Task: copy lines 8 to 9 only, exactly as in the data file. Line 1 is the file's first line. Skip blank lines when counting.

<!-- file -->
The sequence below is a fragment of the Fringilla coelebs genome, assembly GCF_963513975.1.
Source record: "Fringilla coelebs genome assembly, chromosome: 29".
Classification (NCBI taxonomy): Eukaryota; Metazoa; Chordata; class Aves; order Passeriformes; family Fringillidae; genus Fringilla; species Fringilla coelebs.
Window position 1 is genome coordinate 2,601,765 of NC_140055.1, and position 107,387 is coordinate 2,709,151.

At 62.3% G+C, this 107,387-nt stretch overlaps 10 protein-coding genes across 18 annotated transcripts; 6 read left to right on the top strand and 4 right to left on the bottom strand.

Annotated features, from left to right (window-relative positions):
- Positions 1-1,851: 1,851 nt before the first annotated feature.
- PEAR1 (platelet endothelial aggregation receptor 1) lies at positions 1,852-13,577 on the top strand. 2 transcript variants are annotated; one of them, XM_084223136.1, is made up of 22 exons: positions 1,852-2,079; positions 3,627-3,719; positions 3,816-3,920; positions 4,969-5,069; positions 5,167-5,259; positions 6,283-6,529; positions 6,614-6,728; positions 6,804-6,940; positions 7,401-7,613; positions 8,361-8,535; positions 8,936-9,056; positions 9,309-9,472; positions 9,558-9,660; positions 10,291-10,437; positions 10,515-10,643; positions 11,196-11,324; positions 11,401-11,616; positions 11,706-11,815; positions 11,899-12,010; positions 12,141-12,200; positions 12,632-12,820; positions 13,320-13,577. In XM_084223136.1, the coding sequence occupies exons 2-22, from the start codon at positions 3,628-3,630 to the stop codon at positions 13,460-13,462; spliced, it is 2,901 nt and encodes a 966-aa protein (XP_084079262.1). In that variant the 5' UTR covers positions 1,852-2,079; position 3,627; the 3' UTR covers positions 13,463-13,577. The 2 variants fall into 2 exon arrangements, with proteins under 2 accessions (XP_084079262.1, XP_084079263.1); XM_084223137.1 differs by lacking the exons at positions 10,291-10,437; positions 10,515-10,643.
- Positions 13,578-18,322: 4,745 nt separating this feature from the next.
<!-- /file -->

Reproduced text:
- PEAR1 (platelet endothelial aggregation receptor 1) lies at positions 1,852-13,577 on the top strand. 2 transcript variants are annotated; one of them, XM_084223136.1, is made up of 22 exons: positions 1,852-2,079; positions 3,627-3,719; positions 3,816-3,920; positions 4,969-5,069; positions 5,167-5,259; positions 6,283-6,529; positions 6,614-6,728; positions 6,804-6,940; positions 7,401-7,613; positions 8,361-8,535; positions 8,936-9,056; positions 9,309-9,472; positions 9,558-9,660; positions 10,291-10,437; positions 10,515-10,643; positions 11,196-11,324; positions 11,401-11,616; positions 11,706-11,815; positions 11,899-12,010; positions 12,141-12,200; positions 12,632-12,820; positions 13,320-13,577. In XM_084223136.1, the coding sequence occupies exons 2-22, from the start codon at positions 3,628-3,630 to the stop codon at positions 13,460-13,462; spliced, it is 2,901 nt and encodes a 966-aa protein (XP_084079262.1). In that variant the 5' UTR covers positions 1,852-2,079; position 3,627; the 3' UTR covers positions 13,463-13,577. The 2 variants fall into 2 exon arrangements, with proteins under 2 accessions (XP_084079262.1, XP_084079263.1); XM_084223137.1 differs by lacking the exons at positions 10,291-10,437; positions 10,515-10,643.
- Positions 13,578-18,322: 4,745 nt separating this feature from the next.